Meet The Instagrammer Encouraging Women To Embrace Going Grey - Women's Health

Meet The Instagrammer Encouraging Women To Embrace Going Grey

After going grey in her teens, Kristen decided to rewrite the rules that have long defined society’s beauty ideals and instead embraced her grey roots.

by | Sep 22, 2021

If there’s one thing we’ve come to be acquainted with in lockdown, it’s our grey hairs. With much of Australia once again firmly gripped by the pandemic and the subsequent social distancing restrictions enforced as a result, trips to the hairdresser for a cut, colour and blow-dry have been off the table for most. Never again will we take for granted the head massage while shampooing, or the intoxicating aroma of hair colour being applied to our roots as various strands remain wrapped in tin foil. While some have been brave enough to try a DIY home colour or, like Blake Lively, con a partner into helping out, most have simply endured these last few months as something of a return to our natural roots – literally. For some, it’s the first time their natural hair colour has had an opportunity to come through in years, while for others it means getting comfortable with grey hairs. 

For the most part, grey hairs are seen as something that necessitate covering up. When they begin to appear, it’s an indication that it’s been too long since our last appointment at the hairdresser. But why we feel the need to cover up what is only a natural process is an interesting idea to unpack. Perhaps it stems from a desired look we want to achieve, or something more deeply ingrained in our psyche; the learned beauty ideals that have been inculcated in our minds since we could read glossy magazines. It makes the mission of Kristen – otherwise known to her countless followers as sweet.simple.nothing – one worth celebrating. After going grey at a young age (she first found a grey hair at the age of 16), she finally decided to stop dyeing her hair in 2020. In a recent interview with Buzzfeed, she explained that the decision was one born from fatigue. She was tired of spending her free time in salons just to dye her roots brown. 

“My hairdresser talked me out of it for two years,” Kristen explained to the publication. “She told me that she wouldn’t let me go grey because I was too young and I needed to wait until I was at least 40. So I started researching young women with grey hair on the internet because I didn’t know any in person. And I found women on Pinterest and Instagram who looked my age but just had silver hair and they looked beautiful.”

Even though Kristen found comfort in these women and came to embrace the style, she still received push-back from her stylist who discouraged her from going grey. Rather than heed the advice, Kristen just never went back and began her transition to grey hair. She says of the experience that it was an emotional one, but thankfully lockdown measures as a result of the pandemic meant she could do most of it at home. “I can’t really explain it, but I didn’t have to deal with as many people looking at my hair and whether or not they were actually passing judgment or I was projecting judgment onto them like, Oh, they must be staring at my roots.”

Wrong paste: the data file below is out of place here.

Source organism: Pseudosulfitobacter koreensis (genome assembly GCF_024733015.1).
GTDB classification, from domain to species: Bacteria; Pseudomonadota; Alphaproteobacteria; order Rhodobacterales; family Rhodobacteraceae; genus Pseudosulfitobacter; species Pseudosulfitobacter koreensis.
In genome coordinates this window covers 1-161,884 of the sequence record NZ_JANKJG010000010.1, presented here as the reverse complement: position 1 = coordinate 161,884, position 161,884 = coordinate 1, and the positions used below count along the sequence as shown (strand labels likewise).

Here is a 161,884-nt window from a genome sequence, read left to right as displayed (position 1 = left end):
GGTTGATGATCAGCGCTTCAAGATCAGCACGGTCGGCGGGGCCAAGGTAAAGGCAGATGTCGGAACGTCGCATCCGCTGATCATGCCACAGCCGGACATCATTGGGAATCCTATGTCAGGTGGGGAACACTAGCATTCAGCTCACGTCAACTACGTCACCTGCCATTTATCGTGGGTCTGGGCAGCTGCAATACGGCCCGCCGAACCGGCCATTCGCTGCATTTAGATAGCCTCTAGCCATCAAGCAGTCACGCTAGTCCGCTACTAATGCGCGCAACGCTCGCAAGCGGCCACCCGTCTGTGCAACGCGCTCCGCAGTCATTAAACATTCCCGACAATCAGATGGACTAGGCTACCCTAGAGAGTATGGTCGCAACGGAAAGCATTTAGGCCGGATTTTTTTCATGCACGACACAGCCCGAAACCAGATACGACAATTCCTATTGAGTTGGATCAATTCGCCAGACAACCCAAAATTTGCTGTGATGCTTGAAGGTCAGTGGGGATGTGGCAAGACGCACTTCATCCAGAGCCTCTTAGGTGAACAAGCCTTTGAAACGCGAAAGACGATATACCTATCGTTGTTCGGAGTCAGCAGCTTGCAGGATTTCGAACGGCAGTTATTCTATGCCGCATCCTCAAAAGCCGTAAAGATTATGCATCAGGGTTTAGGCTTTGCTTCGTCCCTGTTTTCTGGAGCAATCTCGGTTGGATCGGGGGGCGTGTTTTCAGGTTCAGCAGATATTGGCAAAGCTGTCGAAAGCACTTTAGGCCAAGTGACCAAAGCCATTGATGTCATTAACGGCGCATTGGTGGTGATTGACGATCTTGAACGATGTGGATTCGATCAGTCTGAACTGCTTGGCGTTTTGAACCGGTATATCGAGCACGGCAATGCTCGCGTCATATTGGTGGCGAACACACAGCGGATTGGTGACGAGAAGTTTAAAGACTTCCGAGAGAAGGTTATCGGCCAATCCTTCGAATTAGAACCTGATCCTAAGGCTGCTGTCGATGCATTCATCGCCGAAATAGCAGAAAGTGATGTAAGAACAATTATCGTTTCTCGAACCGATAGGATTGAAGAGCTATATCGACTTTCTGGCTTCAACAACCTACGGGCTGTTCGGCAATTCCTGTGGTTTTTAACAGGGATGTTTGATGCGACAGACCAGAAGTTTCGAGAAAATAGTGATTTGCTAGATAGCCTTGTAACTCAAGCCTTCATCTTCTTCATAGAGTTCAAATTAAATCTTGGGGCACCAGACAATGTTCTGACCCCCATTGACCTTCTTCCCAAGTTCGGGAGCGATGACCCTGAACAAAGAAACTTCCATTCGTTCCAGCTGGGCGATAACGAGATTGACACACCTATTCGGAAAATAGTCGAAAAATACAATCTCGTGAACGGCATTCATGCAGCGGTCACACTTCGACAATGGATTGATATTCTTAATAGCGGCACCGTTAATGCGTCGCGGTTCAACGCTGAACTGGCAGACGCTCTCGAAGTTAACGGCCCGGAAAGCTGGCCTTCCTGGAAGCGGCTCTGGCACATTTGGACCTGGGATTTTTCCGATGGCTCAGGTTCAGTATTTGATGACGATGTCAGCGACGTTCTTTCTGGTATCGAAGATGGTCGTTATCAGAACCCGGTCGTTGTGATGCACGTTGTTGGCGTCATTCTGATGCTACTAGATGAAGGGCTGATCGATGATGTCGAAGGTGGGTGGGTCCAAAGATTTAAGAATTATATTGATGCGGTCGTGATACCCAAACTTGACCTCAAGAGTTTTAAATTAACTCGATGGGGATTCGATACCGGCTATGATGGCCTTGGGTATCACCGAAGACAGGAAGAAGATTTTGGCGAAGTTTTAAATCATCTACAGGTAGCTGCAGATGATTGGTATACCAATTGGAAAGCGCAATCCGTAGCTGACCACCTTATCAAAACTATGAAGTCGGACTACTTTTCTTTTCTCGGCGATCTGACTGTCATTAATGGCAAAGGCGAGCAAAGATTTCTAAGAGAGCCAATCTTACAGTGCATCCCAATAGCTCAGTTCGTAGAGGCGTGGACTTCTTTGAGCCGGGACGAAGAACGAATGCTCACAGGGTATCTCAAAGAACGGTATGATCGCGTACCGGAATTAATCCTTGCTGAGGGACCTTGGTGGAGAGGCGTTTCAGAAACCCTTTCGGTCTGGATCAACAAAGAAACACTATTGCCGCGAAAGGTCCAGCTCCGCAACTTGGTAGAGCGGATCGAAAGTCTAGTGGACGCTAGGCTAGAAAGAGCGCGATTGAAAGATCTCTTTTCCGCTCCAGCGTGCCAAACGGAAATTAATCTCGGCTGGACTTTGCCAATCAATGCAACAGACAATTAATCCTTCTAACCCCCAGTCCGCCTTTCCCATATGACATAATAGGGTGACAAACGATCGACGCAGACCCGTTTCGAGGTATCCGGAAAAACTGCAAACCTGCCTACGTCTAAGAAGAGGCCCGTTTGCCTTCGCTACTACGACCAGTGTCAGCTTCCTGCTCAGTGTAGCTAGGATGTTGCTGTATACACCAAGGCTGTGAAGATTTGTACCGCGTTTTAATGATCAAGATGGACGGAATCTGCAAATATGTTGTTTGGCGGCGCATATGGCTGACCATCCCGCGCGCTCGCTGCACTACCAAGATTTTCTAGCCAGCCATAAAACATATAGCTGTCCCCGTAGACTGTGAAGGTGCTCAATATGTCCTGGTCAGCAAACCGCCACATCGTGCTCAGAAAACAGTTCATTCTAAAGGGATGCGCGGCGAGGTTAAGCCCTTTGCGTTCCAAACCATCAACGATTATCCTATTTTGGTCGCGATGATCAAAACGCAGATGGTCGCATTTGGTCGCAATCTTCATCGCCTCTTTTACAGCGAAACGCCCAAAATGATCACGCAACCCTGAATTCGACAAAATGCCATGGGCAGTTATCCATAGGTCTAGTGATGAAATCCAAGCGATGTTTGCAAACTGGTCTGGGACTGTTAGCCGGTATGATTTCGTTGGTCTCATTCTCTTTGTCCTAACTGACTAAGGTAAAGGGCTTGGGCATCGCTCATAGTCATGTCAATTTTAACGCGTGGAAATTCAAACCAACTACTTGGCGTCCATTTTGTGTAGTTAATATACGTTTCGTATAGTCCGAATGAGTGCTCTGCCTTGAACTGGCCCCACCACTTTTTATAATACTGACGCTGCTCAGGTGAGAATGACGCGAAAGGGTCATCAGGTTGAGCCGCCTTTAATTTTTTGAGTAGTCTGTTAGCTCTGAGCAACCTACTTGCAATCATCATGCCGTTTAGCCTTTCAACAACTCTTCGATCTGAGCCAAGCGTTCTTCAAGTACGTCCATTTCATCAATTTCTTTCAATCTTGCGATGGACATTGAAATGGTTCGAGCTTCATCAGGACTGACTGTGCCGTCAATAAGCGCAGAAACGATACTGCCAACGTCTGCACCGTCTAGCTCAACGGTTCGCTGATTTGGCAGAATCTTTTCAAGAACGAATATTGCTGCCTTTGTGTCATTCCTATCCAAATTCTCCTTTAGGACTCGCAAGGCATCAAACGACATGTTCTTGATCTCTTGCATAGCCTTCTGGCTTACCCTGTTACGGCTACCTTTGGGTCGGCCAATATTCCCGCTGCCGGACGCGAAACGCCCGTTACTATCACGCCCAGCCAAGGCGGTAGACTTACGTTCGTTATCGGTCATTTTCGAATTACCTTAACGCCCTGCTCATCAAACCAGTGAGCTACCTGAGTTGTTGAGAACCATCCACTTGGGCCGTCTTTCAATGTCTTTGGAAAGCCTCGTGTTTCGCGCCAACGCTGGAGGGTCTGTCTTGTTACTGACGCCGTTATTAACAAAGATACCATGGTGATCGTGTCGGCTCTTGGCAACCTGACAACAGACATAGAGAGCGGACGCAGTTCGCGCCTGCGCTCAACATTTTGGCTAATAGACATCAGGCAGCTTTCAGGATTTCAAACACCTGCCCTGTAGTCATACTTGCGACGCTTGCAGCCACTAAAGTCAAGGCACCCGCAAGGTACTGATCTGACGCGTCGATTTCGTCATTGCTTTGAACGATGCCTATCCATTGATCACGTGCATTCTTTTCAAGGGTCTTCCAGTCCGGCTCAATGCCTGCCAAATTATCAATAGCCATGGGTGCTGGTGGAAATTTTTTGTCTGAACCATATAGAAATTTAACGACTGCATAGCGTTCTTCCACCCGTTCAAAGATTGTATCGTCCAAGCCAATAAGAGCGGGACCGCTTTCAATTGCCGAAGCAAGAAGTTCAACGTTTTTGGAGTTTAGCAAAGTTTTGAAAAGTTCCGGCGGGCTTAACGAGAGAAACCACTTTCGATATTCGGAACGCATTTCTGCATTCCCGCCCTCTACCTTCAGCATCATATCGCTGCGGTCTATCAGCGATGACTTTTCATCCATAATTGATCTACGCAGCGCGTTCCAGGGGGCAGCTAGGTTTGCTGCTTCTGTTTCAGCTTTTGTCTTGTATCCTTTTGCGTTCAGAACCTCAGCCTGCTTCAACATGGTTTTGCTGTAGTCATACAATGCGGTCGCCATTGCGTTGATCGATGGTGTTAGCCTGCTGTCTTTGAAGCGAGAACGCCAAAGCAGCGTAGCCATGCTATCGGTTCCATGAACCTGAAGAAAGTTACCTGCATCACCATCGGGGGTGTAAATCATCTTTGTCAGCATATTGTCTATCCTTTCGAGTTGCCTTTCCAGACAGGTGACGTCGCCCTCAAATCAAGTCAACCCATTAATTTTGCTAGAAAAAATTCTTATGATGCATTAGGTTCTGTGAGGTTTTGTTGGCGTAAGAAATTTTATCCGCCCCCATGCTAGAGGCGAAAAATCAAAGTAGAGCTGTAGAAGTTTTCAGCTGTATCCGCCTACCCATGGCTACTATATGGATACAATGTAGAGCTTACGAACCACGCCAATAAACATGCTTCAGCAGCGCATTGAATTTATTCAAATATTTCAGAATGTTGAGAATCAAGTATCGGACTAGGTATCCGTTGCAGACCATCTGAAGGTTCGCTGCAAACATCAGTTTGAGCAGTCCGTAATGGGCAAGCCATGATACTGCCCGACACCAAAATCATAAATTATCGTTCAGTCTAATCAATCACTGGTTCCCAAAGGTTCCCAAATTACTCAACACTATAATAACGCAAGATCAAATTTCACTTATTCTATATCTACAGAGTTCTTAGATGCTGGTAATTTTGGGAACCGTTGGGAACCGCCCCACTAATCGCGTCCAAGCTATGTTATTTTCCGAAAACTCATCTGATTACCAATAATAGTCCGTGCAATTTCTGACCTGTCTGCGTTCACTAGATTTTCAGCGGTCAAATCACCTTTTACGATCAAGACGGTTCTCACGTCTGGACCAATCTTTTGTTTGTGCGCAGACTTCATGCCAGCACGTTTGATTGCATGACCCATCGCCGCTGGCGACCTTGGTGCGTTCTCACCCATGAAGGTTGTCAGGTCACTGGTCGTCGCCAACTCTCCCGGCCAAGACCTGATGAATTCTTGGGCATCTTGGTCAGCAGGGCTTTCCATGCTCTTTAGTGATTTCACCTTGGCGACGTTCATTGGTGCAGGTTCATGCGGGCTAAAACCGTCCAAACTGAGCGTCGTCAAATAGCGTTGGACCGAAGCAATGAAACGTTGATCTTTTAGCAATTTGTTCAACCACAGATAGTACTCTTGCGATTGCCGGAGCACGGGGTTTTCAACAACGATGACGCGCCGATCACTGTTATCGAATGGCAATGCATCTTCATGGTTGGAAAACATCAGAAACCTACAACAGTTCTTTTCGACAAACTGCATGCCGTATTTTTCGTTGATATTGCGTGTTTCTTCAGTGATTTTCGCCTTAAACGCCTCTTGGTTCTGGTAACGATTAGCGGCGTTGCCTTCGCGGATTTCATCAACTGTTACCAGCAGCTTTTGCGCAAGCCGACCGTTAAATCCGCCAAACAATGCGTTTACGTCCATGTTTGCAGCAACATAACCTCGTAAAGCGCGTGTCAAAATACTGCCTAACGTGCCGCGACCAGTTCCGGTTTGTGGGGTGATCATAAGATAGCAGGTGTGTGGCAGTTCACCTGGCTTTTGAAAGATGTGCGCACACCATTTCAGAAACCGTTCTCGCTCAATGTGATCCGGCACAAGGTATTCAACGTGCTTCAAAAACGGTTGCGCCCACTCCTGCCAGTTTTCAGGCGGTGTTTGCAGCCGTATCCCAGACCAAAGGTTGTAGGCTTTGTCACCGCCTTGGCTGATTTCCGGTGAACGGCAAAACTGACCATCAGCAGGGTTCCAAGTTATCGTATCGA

She adds, “2020 made it a lot easier. And I think that is evident when you go to Instagram and look at what is called the Silver Sisters community. There are a ton of people who started letting their natural hair grow around the start of the pandemic, whether or not they wanted to or they were forced to because salons were closed.”

Having now come to embrace her greys, Kristen looks back at the countless hours and money spent at the salon and realises that much of it was fuelled by external factors. “I think that we as a society are so obsessed with being youthful for forever and for women specifically, we’ve kind of been conditioned in a way, whether by media or whatever the case may be. We’ve been conditioned to think that we are not worthy if we are not young and beautiful,” she says. 

Some might consider Kristen’s transition as a mere change of hair colour, but in learning to embrace her natural roots, Kristen has redefined the beauty ideals we were long taught. She’s come to find strength and beauty in her natural look and in doing so, has become more confident in her own skin. “The process of simply stopping the dyeing of your hair has changed so much more than just my hair. My perception of myself entirely somehow seemed to change when I stopped literally covering a part of me, hiding myself out of shame for hair that’s growing out of my head. Now, I feel more comfortable in my own skin all the way around. I don’t look at myself the same. I see myself as a more beautiful person inside and out, and I don’t know any better way to describe it than just a liberation of sorts,” says Kristen. 

“That to me has been extremely surprising, just feeling beautiful in my own skin as a person who has always been bullied as a child, frizzy hair, buckteeth, lanky, I’ve always had these self-deprecating thoughts. And somehow over the past year and a half of growing out my hair, I shed a lot of those things and it’s really just been enlightening.”

By Jessica Campbell

Jess is a storyteller committed to sharing the human stories that lie at the heart of sport.

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